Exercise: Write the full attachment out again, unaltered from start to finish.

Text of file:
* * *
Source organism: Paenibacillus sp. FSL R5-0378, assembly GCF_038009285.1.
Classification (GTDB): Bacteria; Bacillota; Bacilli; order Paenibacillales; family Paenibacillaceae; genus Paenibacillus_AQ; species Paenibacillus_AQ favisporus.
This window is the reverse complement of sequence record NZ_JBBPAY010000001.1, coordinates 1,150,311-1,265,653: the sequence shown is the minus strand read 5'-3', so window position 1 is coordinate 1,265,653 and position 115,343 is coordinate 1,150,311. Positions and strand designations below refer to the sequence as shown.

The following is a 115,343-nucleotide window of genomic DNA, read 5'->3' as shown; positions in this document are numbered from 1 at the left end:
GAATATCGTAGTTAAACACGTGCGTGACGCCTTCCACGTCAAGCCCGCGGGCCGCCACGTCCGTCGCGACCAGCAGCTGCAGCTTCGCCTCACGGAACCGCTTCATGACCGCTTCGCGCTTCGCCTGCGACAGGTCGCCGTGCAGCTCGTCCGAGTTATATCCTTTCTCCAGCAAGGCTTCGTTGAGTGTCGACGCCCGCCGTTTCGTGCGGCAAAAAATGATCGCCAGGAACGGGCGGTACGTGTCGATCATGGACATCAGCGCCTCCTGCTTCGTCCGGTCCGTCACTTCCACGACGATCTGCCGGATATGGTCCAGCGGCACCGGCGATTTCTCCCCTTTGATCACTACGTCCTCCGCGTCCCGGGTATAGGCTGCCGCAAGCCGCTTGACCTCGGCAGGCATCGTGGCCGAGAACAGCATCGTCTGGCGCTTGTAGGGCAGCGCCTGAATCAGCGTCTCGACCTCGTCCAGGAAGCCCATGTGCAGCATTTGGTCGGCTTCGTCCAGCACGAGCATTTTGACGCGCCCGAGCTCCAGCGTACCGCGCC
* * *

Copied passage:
Source organism: Paenibacillus sp. FSL R5-0378, assembly GCF_038009285.1.
Classification (GTDB): Bacteria; Bacillota; Bacilli; order Paenibacillales; family Paenibacillaceae; genus Paenibacillus_AQ; species Paenibacillus_AQ favisporus.
This window is the reverse complement of sequence record NZ_JBBPAY010000001.1, coordinates 1,150,311-1,265,653: the sequence shown is the minus strand read 5'-3', so window position 1 is coordinate 1,265,653 and position 115,343 is coordinate 1,150,311. Positions and strand designations below refer to the sequence as shown.

The following is a 115,343-nucleotide window of genomic DNA, read 5'->3' as shown; positions in this document are numbered from 1 at the left end:
GAATATCGTAGTTAAACACGTGCGTGACGCCTTCCACGTCAAGCCCGCGGGCCGCCACGTCCGTCGCGACCAGCAGCTGCAGCTTCGCCTCACGGAACCGCTTCATGACCGCTTCGCGCTTCGCCTGCGACAGGTCGCCGTGCAGCTCGTCCGAGTTATATCCTTTCTCCAGCAAGGCTTCGTTGAGTGTCGACGCCCGCCGTTTCGTGCGGCAAAAAATGATCGCCAGGAACGGGCGGTACGTGTCGATCATGGACATCAGCGCCTCCTGCTTCGTCCGGTCCGTCACTTCCACGACGATCTGCCGGATATGGTCCAGCGGCACCGGCGATTTCTCCCCTTTGATCACTACGTCCTCCGCGTCCCGGGTATAGGCTGCCGCAAGCCGCTTGACCTCGGCAGGCATCGTGGCCGAGAACAGCATCGTCTGGCGCTTGTAGGGCAGCGCCTGAATCAGCGTCTCGACCTCGTCCAGGAAGCCCATGTGCAGCATTTGGTCGGCTTCGTCCAGCACGAGCATTTTGACGCGCCCGAGCTCCAGCGTACCGCGCC